Lisa Marie Presley releases ‘Storm & Grace’, her first new record in 7 years, on October 15th through Universal Records.

The album, an Americana-inspired collection which perfectly showcases Lisa Marie’s song-writing talent and smouldering alto voice, was produced by 12-time Grammy Award winner T-Bone Burnett, and featured collaborators include Richard Hawley and Ed Harcourt.

With all the hoopla that has surrounded her, it’s easy to forget that Lisa Marie Presley is at heart a simple Southern girl whose earliest musical memories are of obsessively listening to 45’s in her bedroom at Graceland and of her dad catching her singing into a hairbrush in front of a mirror at the age of three.

The Memphis-born Presley reclaims those roots on her new album which is a marked departure from Presley’s previous albums, 2003's gold-certified To Whom It May Concern and 2005's Now What, which both debuted in the Top 10 on Billboard’s Top 200 chart, “I love the songs, but I think I was hiding behind a lot of sonic layers because it was scary to go out there,” Presley says. “It’s easier to bury yourself in the noise so you don't stand out. This album is a lot more stripped-down and naked, both musically and lyrically.”

Lisa Marie retreated from the music industry after the release of Now What and relocated to the English countryside with her husband and young twin daughters. With some gentle prodding from new manager Simon Fuller, Presley agreed, in the summer of 2009, to sit down with some new song-writing collaborators, including three British artists : Sacha Skarbek (who’s written with Adele among others), and singer-songwriters Ed Harcourt and Richard Hawley.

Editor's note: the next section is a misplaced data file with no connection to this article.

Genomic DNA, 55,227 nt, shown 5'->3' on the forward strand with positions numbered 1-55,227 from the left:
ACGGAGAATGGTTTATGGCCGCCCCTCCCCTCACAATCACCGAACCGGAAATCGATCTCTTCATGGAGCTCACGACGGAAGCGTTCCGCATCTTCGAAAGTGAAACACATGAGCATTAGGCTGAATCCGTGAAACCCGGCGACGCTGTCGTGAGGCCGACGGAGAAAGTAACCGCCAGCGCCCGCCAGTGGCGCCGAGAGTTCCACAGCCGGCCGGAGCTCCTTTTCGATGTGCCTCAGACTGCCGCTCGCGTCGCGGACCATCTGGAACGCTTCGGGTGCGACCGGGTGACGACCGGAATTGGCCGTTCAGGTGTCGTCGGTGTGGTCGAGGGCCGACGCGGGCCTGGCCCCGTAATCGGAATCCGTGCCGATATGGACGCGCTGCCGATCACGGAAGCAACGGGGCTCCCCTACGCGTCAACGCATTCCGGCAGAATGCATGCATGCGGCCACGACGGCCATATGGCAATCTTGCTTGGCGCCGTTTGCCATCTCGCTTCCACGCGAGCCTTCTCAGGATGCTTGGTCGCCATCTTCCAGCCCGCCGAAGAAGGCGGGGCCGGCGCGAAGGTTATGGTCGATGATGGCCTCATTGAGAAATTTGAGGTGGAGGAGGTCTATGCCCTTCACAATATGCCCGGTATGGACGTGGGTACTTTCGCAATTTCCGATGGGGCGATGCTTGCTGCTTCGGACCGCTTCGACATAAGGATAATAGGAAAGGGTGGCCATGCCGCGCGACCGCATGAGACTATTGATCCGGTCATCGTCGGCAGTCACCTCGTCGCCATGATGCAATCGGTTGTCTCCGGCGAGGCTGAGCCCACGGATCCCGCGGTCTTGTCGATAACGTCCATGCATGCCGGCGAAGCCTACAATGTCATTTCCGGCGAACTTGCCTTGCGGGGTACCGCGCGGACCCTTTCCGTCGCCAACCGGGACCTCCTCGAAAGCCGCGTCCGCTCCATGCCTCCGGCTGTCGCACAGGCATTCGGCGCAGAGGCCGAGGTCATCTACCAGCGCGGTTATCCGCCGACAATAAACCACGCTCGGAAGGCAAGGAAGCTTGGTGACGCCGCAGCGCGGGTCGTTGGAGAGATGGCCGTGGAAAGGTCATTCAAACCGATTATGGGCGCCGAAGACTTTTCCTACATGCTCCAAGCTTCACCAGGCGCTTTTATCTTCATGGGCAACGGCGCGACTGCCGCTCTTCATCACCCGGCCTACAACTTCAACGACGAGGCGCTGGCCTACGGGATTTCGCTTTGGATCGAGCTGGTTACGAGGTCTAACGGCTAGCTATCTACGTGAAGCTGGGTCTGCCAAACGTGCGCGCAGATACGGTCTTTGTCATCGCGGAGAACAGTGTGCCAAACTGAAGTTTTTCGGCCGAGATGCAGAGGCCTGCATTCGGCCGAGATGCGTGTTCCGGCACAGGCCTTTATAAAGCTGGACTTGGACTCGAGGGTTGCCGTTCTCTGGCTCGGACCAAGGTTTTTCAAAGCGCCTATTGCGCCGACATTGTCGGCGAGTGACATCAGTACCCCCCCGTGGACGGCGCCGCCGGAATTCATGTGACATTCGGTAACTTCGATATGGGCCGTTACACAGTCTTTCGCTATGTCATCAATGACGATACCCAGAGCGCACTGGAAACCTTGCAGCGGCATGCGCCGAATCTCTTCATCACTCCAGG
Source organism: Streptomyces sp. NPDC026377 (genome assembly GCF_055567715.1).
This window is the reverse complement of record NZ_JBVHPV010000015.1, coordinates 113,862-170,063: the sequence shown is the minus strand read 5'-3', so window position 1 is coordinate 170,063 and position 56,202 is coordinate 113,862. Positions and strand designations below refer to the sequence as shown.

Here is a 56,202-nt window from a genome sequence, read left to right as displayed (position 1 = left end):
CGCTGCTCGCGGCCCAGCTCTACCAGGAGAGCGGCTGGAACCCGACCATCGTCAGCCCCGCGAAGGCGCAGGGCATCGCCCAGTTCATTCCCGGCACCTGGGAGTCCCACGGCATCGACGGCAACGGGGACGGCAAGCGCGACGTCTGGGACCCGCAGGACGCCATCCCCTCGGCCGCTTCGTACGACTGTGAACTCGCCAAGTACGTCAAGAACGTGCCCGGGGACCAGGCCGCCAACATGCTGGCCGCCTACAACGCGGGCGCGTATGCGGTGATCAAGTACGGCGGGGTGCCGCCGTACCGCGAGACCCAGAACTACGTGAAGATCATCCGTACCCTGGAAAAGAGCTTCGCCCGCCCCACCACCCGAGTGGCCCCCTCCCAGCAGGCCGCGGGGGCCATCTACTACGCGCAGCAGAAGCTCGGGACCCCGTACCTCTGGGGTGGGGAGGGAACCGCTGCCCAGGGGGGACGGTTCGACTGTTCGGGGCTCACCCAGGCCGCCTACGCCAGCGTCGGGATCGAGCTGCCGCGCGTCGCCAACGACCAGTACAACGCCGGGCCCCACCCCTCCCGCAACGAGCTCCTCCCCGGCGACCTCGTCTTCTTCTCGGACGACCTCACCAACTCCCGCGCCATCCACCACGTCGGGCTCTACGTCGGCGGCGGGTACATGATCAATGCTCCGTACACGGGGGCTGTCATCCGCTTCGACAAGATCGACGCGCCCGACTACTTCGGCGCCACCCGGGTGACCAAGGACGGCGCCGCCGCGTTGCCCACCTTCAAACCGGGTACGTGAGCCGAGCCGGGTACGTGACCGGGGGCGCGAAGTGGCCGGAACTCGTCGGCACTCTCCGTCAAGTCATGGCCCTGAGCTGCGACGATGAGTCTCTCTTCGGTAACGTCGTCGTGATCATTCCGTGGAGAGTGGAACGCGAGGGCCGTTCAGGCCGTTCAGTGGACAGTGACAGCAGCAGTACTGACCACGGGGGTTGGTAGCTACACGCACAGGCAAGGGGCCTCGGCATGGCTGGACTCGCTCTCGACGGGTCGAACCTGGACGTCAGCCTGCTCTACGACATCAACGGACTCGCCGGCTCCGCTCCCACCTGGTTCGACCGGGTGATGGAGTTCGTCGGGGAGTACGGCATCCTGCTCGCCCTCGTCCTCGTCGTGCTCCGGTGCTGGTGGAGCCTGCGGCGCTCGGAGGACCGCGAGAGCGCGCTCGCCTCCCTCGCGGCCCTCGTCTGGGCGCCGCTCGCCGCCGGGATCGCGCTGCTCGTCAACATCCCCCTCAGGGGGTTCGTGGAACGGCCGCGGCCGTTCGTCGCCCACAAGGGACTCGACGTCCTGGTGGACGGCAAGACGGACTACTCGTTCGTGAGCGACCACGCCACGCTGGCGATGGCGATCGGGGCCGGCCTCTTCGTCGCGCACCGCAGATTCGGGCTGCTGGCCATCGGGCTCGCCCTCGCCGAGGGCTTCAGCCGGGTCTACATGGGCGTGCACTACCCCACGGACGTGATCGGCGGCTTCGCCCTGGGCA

The first song to emerge was a gentle ballad called “Weary,” which Presley wrote with Hawley. “That one turned the tide and sparked the whole sound of the record,” she says. Over an eight-month period, Presley wrote 28 songs including “Storm and Grace” and “How Do You Fly This Plane?” with Hawley; “Un-Break” and “Close To The Edge” with Skarbek; and “Soften The Blows” and “Over Me” with Harcourt.

Taken as a whole, the record is a unflinchingly honest piece of work from this songwriter, who, though known for her tough frankness, has managed to create a tender, consoling thread that runs throughout the album.” When legendary producer and musician T Bone Burnett heard the songs, he immediately called Lisa Marie saying ‘I don’t want to do a big song and dance. I really like the record and I’d love to produce it. What I heard was honest, raw, unaffected, and soulful. I thought her father would be proud of her. The more I listened to the songs, the deeper an artist I found her to be.

Listening beyond the media static, Lisa Marie Presley is a Southern American folk music artist of great value.”